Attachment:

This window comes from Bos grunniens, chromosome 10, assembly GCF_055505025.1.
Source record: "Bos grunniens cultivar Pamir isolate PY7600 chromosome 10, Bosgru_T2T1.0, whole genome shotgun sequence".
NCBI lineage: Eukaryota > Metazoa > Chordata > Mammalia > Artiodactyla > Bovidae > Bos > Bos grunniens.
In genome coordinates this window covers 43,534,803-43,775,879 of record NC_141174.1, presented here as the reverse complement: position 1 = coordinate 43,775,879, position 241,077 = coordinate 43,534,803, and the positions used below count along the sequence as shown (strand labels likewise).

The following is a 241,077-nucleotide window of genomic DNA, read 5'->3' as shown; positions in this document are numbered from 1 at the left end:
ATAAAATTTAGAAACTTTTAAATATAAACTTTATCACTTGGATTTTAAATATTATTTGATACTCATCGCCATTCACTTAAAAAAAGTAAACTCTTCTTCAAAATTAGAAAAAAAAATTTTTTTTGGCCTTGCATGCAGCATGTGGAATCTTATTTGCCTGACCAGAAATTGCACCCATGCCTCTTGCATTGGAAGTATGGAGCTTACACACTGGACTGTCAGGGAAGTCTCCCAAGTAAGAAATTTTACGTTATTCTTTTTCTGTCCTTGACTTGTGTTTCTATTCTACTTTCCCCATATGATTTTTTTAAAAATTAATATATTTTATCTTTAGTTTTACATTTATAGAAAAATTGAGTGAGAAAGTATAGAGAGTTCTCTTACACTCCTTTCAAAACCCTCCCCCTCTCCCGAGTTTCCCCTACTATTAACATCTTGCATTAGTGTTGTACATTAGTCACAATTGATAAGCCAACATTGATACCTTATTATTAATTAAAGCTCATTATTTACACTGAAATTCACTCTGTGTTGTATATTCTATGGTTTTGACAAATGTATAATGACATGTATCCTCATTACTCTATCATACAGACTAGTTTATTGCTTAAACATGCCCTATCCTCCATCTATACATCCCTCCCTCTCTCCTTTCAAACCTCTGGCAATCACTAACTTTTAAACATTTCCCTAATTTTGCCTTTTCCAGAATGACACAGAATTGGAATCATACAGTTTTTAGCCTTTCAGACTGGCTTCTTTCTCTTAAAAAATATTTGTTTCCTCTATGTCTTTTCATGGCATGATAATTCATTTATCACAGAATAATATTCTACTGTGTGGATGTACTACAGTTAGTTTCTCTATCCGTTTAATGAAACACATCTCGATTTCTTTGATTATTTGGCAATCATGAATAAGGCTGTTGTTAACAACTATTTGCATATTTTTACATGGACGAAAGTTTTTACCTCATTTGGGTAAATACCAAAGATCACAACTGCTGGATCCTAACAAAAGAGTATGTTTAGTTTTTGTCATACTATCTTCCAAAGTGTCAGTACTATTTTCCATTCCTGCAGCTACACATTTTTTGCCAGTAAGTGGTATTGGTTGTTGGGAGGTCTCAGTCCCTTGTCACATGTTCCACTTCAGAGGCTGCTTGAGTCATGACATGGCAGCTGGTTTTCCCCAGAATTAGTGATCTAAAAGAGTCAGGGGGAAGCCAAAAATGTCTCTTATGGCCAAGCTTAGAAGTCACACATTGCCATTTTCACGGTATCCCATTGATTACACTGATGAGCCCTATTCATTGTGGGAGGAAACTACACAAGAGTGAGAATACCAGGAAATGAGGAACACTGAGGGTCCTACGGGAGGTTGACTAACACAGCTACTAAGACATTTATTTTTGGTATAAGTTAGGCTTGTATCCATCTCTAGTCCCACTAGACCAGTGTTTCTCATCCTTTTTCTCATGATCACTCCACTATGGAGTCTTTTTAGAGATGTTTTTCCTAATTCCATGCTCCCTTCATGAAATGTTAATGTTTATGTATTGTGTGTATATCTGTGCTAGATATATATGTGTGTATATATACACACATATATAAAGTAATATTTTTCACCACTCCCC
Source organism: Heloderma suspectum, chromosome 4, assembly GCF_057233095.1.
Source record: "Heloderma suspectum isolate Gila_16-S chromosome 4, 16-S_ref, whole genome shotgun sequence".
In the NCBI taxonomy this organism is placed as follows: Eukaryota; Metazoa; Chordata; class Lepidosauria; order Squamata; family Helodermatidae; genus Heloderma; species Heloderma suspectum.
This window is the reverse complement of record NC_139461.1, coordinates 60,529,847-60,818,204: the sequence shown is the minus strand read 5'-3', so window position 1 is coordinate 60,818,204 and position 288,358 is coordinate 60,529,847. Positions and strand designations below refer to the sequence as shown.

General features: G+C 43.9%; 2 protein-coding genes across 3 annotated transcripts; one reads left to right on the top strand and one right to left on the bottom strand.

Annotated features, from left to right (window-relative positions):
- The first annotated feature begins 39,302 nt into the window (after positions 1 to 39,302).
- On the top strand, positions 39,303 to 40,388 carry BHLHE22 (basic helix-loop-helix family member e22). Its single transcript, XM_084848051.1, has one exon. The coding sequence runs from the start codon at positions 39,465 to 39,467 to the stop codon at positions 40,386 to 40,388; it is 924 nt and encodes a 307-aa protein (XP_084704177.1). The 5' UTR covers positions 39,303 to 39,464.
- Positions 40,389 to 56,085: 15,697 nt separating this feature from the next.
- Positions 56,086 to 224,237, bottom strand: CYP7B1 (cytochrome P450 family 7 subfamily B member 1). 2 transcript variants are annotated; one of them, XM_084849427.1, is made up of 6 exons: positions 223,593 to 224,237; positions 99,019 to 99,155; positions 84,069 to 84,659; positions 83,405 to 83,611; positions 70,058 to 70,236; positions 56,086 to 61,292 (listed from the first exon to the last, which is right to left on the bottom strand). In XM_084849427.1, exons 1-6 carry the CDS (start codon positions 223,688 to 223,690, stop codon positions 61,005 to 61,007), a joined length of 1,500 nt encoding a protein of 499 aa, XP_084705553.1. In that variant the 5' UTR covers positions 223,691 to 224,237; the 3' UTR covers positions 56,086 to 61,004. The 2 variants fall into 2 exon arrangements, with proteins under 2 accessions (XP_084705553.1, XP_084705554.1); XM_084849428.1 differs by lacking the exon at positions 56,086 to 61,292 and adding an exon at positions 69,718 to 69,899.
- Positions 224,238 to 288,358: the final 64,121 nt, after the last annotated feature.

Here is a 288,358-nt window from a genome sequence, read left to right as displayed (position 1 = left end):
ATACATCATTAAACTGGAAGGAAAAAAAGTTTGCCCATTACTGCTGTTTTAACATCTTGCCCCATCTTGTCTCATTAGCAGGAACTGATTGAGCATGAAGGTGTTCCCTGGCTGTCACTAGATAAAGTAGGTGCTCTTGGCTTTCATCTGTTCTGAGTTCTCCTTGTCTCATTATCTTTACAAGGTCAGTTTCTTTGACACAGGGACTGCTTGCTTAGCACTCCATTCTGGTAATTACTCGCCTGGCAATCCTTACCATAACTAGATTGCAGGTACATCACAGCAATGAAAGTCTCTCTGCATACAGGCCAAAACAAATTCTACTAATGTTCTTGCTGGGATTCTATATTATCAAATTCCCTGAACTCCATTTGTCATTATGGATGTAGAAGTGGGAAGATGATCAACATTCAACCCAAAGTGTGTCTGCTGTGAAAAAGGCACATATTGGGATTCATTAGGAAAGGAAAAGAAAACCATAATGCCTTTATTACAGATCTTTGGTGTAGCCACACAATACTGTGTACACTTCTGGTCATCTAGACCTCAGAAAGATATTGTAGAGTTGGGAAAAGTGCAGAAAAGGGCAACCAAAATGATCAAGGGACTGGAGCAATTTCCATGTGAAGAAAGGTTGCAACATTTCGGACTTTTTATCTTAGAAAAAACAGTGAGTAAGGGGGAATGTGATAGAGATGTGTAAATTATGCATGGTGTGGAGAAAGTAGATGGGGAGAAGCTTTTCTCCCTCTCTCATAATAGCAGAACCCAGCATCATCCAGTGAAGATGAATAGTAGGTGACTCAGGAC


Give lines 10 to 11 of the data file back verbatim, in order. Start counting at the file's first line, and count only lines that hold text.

This window is the reverse complement of record NC_139461.1, coordinates 60,529,847-60,818,204: the sequence shown is the minus strand read 5'-3', so window position 1 is coordinate 60,818,204 and position 288,358 is coordinate 60,529,847. Positions and strand designations below refer to the sequence as shown.

General features: G+C 43.9%; 2 protein-coding genes across 3 annotated transcripts; one reads left to right on the top strand and one right to left on the bottom strand.